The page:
It was supposed to be great, and it was. Florida’s Grant Holloway and Kentucky’s Daniel Roberts had been dueling through the SEC Championships and NCAA Regionals and now the NCAA Championships at Mike Myers Stadium at the University of Texas.
They were not only the world leaders – Roberts in 13.06 and Holloway in 13.07 – but between them had the top four times in the world and seven of the top eight. But that was just a warm-up.
In a sensational final. Holloway started strong and used excellent technique to run smoothly, edging Roberts in the fastest time in the world for 2019 and a U.S. collegiate record in 12.98, to 13.00 for Roberts.
Roberts showed remarkable resilience despite whacking hurdles two, six and nine and closed on Holloway on the run-in, but it was Holloway’s third-straight NCAA title in the race.
The 12.98 (wind: +0.8 m/s) also moved Holloway into a tie for 18th on the all-time world list; he’s the 21st athletes in history (and 12th American) to ever break 13 seconds. The mark erases a 40-year-old collegiate record – a world record at the time – by Renaldo Nehemiah (USA) from 1979.
The final day of the men’s competition was special from the start:
● Men/4×100 m:
Another world leader, but it won’t be listed that way due to the multi-national team running for Florida that won in a collegiate record of 37.97, ahead of Florida State (38.08). The winners included Raymond Evekwo (NGR), Abdul Hakim Sani Brown (JPN), Holloway and Ryan Clark (USA), who ran faster than every national team at the IAAF World Relays!
● Men/100 m:
Nigeria’s Divine Oduduru – running for Texas Tech – won impressively with a good start and a strong drive phase in 9.86 (wind: +0.8, equaling the fastest time in the world this year (with Noah Lyles and Christian Coleman of the U.S.).
Oduduru was followed by the not-enough-noticed Cravon Gillespie (USA) of Oregon, who set another lifetime best and moved to no. 4 in the world this year at 9.93. Japan’s Hakim Sani Brown, running for Florida, was third with another Japanese national record, at 9.97.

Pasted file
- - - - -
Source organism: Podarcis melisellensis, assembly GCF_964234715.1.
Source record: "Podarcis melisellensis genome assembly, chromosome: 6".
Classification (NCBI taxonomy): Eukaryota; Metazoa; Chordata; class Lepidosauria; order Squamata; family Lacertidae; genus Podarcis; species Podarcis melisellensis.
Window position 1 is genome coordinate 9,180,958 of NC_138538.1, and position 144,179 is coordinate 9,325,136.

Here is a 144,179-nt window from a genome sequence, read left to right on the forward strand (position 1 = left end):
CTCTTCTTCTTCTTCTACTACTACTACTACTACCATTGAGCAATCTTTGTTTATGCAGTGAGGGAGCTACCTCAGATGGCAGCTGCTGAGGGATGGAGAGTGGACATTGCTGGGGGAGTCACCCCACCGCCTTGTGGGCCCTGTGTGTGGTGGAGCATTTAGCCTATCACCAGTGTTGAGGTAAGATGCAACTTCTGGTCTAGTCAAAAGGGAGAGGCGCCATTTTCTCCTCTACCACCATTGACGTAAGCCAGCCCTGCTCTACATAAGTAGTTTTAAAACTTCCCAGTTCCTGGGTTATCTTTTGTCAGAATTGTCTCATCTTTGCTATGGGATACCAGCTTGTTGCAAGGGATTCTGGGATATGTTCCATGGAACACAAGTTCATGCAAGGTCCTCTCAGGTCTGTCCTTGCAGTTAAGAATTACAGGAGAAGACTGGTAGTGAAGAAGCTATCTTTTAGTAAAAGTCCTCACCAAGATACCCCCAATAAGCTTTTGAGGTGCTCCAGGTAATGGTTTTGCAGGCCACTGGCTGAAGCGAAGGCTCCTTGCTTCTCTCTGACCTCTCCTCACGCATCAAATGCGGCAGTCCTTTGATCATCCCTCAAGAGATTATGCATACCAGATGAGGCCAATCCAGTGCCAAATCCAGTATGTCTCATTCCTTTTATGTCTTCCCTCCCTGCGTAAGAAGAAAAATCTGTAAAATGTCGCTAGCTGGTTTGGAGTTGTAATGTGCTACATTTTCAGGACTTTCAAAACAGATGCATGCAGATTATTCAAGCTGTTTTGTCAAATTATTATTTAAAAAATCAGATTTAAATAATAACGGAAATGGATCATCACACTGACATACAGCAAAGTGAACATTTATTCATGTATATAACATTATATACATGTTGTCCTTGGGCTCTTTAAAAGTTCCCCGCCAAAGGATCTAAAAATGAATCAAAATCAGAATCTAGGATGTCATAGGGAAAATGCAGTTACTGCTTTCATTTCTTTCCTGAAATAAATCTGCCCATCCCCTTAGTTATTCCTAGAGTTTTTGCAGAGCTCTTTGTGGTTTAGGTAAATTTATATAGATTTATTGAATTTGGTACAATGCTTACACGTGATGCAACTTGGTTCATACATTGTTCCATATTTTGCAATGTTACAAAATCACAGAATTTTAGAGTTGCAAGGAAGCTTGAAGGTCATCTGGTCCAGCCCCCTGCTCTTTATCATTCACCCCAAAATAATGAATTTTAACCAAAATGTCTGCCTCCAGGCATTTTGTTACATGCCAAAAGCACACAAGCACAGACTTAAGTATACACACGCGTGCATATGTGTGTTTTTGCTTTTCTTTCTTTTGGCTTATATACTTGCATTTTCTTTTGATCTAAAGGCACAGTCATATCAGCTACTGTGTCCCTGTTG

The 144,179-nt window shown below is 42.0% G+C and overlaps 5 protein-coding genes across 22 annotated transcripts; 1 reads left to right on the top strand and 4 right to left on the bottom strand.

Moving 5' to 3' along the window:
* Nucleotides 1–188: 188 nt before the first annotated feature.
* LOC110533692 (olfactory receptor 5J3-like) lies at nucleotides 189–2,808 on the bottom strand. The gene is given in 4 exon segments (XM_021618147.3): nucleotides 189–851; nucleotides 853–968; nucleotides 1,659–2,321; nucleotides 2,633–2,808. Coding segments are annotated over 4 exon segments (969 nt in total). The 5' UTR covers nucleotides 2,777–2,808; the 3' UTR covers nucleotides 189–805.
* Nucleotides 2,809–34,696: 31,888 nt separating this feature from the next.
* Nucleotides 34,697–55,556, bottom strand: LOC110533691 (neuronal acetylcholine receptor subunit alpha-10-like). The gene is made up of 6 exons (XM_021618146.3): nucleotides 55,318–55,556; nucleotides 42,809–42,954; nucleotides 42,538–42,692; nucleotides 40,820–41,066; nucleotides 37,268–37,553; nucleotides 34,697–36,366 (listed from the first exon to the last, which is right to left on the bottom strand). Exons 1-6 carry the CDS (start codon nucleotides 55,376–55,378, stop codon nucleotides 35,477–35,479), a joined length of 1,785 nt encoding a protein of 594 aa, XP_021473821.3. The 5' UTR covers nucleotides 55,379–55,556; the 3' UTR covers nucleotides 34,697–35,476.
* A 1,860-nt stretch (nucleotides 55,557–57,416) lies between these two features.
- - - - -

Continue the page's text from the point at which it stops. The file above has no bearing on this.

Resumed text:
● Men/400 m:
The came the 400 m, with 2018 USATF champ Kahmari Montgomery of Houston running down Trevor Stewart (USA) of North Carolina AT&T at the tape, 44.23-44.25, lifetime bests for both and the nos. 2-3 times in the world for 2019 behind superstar Michael Norman (43.45).
● Men/800 m:
Kansas’ Bryce Hoppel (USA) was a 1:48.52 runner two years ago. He improved to 1:45.67 last season, but he waited for Devin Dixon (USA/Texas A&M) to lead the 800 m final and then blew by on the final curve to win in a lifetime best 1:44.41, moving him to no. 6 in the world for 2019.
Dixon was second in 1:44.84.
● Men/400 m hurdles:
Texas Tech’s Norman Grimes (USA) led most of the way, but then South Carolina’s Quincy Hall charged down the straight and won in 48.48, making him no. 4 on the world list for 2019. He told ESPN right after the race, “I’m not that good of a hurdler, but I’m pretty fast.”
The top four in the race (after a disqualification) all got lifetime bests and ran under 49 seconds; Grimes held on for second in 48.71.
● Men/200 m:
Oduduru started brilliantly and then turned on the burners at about 160 m to run away from the field, finishing in a fabulous 19.73, 0.03 better than his prior best this season and keeping him at no. 3 in the world in 2019. The wind was legal at +0.8 m/s.
Behind him was another huge lifetime best for Gillespie, who ran 19.93, whose lifetime best had been 20.17!
● Men/4×400 m:
Of course the meet finished with another world leader, the fourth event with the fastest or equal-fastest time in the world, as the Texas A&M team of Bryce Deadmon, Robert Grant, Ilozo Izu and Devin Dixon ran away from the field in 2:59.05, the second-fastest time in collegiate history and the world leader by a long way, replacing Trinidad & Tobago’s 3:00.81.
In fact, the top four teams – A&M, Florida, Houston and Iowa – all ran faster than Trinidad & Tobago. Florida’s Holloway finished by bringing his team from fourth to second with a 43.75 carry (in 2:59.60) and Dixon anchored for A&M in 44.12. North Carolina A&T’s Stewart ran the third leg in 44.14!
Quite a meet, although it doesn’t count much in the IAAF World Rankings … whose meet values were done by a group of Hungarian statisticians. That needs to change, but not this meet!
The women will finish tomorrow; the meet will be shown on ESPN at 6:30 p.m. Eastern time. The full results are here.